How would you rate episode 10 of
I’ve reached the point in this show where I vastly prefer Horimiya without either Hori or Miyamura. The opening scenes this week amply demonstrate one of the reasons why: Hori has become so toxic and controlling that, whether she means to or not, Miyamura has begun acting like a victim rather than an equal partner in their relationship. Her unwarranted, and not a little homophobic, jealousy this episode makes Miyamura feel like he can’t hang around his male friends, and that’s absolutely one of the warning signs of an abusive relationship. I have a sneaking suspicion that someone in charge of the anime may think this is somehow cute or funny, or perhaps simply didn’t realize how Hori would come off when the story was stripped of its “unimportant” storylines (many of which are just about them hanging out) or compressed others, such as Miyamura’s family trip to Hokkaido. But what’s going on with them at this point feels, to me at least, like the opposite of romantic, and it’s making it so that I have to convince myself to watch each episode rather than looking forward to it. (Seriously, if I’m looking forward to Hortensia Saga more, there’s something wrong.)
Luckily, their part in this week’s episode is largely limited to that opening bit. They pop up in the middle, but it’s more to comment on how Yuki has been missing school rather than to indulge in more inappropriate antics. Yuki, as the title of the episode suggests, is the main protagonist for this week as she grapples with her feelings for Toru as well as her habit of stepping aside rather than speaking up for what she wants. That’s what really drives her this time – she’s been enjoying her fake (or maybe “fake”) relationship with Toru while being plagued by the guilt of knowing that they aren’t actually dating, especially because Sakura also likes him. Yuki sees herself as being less of a good match for Toru than Sakura, part of her general habit of seeing herself as “less than” in everything. We’re not entirely sure why she has this issue (although girls are certainly taught to back down more often than not, especially if the ones telling them this adhere to an outdated notion of femininity), but we see it on a different level this time than we have in the past. That’s because the weather is getting colder as winter approaches, and Yuki writes her name with the character for “snow.”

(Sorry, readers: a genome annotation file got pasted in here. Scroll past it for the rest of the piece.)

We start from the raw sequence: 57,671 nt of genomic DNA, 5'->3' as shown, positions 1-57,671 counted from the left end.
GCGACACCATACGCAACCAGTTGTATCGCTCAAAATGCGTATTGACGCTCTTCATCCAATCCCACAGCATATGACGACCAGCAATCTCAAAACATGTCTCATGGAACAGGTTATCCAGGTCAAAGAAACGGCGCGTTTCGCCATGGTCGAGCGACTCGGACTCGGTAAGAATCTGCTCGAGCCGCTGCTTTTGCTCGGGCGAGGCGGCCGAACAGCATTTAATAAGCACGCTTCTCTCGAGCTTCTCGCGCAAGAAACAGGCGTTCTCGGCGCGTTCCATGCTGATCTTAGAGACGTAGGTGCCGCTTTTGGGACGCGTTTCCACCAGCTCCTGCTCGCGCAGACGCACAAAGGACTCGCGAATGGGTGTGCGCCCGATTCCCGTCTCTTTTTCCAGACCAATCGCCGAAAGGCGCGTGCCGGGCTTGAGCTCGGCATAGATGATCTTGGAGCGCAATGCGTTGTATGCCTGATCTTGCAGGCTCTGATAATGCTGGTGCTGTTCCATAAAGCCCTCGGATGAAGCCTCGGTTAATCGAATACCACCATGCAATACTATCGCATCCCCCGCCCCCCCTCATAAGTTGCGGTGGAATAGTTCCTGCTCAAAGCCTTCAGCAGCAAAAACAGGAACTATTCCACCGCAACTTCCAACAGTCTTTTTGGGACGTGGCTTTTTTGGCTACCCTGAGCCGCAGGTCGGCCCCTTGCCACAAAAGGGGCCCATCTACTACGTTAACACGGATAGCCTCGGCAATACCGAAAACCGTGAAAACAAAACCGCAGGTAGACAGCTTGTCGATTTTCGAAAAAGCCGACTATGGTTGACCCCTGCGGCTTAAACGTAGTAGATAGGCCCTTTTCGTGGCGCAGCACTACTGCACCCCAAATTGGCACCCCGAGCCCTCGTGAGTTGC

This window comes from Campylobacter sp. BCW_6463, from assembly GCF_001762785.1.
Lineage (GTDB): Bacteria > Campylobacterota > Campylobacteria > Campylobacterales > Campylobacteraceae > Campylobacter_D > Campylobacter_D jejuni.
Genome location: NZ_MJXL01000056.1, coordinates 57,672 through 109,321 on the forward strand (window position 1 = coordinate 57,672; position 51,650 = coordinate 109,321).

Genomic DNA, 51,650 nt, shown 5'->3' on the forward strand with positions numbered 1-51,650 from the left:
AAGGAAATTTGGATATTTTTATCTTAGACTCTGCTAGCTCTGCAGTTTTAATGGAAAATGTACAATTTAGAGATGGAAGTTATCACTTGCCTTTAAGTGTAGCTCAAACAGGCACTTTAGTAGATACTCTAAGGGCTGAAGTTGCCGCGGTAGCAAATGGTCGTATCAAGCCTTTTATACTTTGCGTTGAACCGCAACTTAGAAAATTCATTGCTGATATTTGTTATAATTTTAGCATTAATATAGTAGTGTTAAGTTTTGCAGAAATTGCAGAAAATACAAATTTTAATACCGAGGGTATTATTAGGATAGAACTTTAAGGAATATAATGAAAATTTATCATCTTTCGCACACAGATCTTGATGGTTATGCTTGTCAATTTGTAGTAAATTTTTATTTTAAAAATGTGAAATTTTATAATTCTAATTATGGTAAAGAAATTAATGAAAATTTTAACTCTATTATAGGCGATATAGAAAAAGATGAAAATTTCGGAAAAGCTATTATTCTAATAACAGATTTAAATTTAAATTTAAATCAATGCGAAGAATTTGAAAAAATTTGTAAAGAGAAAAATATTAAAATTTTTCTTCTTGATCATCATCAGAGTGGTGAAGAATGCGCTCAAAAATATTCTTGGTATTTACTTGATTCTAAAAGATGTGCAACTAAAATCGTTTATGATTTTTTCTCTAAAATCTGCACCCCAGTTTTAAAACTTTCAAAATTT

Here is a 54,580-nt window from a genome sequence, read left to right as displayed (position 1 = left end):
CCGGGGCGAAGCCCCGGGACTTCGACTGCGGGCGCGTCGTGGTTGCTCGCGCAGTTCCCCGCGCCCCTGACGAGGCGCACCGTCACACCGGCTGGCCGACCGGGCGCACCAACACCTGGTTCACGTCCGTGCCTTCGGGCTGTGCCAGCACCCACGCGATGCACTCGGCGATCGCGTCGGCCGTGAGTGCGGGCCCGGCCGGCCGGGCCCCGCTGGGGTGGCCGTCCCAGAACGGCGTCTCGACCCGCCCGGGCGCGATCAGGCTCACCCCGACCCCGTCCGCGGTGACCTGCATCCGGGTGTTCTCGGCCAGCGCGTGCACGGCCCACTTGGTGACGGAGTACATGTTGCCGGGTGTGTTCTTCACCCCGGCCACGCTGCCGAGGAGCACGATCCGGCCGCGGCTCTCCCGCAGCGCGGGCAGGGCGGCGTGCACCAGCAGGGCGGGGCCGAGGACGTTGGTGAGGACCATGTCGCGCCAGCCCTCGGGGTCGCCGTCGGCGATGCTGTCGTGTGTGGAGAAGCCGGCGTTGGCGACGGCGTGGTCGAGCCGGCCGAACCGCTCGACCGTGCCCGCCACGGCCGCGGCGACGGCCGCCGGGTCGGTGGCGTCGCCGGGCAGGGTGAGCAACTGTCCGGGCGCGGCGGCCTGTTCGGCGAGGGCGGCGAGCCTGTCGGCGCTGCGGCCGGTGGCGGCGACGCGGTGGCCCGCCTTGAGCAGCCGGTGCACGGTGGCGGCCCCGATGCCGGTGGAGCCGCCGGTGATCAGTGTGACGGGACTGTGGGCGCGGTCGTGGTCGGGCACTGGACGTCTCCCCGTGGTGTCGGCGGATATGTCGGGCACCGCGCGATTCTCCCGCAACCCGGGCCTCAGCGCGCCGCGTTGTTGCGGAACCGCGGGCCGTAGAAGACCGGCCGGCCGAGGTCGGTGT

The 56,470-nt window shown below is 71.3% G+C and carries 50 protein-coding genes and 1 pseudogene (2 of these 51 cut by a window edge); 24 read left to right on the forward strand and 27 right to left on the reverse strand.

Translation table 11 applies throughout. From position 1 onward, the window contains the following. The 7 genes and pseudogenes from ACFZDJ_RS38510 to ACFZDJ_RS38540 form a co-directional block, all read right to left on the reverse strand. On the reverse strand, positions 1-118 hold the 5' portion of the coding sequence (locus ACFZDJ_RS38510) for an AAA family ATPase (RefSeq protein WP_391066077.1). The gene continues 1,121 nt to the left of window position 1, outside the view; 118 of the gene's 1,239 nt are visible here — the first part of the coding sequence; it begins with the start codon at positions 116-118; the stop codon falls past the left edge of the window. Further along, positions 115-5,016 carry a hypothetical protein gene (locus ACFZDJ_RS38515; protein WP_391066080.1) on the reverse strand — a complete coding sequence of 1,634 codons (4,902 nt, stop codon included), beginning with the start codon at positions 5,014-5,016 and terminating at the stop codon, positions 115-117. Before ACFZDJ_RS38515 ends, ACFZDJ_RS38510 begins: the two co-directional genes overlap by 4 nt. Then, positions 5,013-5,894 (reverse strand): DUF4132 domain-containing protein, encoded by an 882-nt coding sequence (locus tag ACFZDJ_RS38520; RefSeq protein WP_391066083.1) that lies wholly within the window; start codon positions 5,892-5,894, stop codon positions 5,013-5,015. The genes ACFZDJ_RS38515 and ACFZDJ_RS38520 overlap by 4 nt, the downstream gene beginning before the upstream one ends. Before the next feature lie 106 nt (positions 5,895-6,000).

As someone who enjoys winter, I don’t immediately jump to a negative association with the word, but that’s clearly not the case for Yuki. Rather than thinking of beautiful flakes or a blanket of white, her mind goes to muddy, melting spring snow that everyone wishes would just go away. That’s the snow she associates with herself and her name, and while that certainly could ring a few alarm bells, in the context of the show and this episode, it’s more a statement of how she’s afraid that Toru won’t ever like her back because she’s not all that fond of herself. She’s a version of Miyamura in that way, it’s just that instead of long hair and piercings she hides behind a mask of perkiness. If she smiles and laughs enough, no one will notice how unhappy she is, right?
Toru seems to finally see through that act this week, and there’s a strong sense that maybe he’s the first person to ever see through it. Partially that’s because Yuki opens up to him in a way we haven’t heard her do before, revealing to him her associations with snow and how she’s internalized the idea that snow “won’t” go away when people want it to. Toru flips that on its head for her, telling her with more emotion than we normally see from him that it’s no one’s decision but the snow’s when it goes away. And while Yuki jibes him about not being very good at science, I like to think that she gets what he’s saying, even if just a little. Unlike Hori and Miyamura at this point, Toru and Yuki stand to lift each other up, and if Toru turned Sakura down (which he seemed to do by not correcting her assumption about him dating Yuki), that’s because Yuki has also helped him to get over Hori and to feel desirable himself.
Seeing Toru and Yuki is sweet, and it also really draws a clear line between their relationship, nascent as it is, and Hori and Miyamura’s. Hopefully we’ll see more of them than the main couple in the final episodes of the series, because at this point, I’d rather listen to Sengoku wax eloquent about Remi’s window opening skills than see Hori and Miyamura continue their downward slide.
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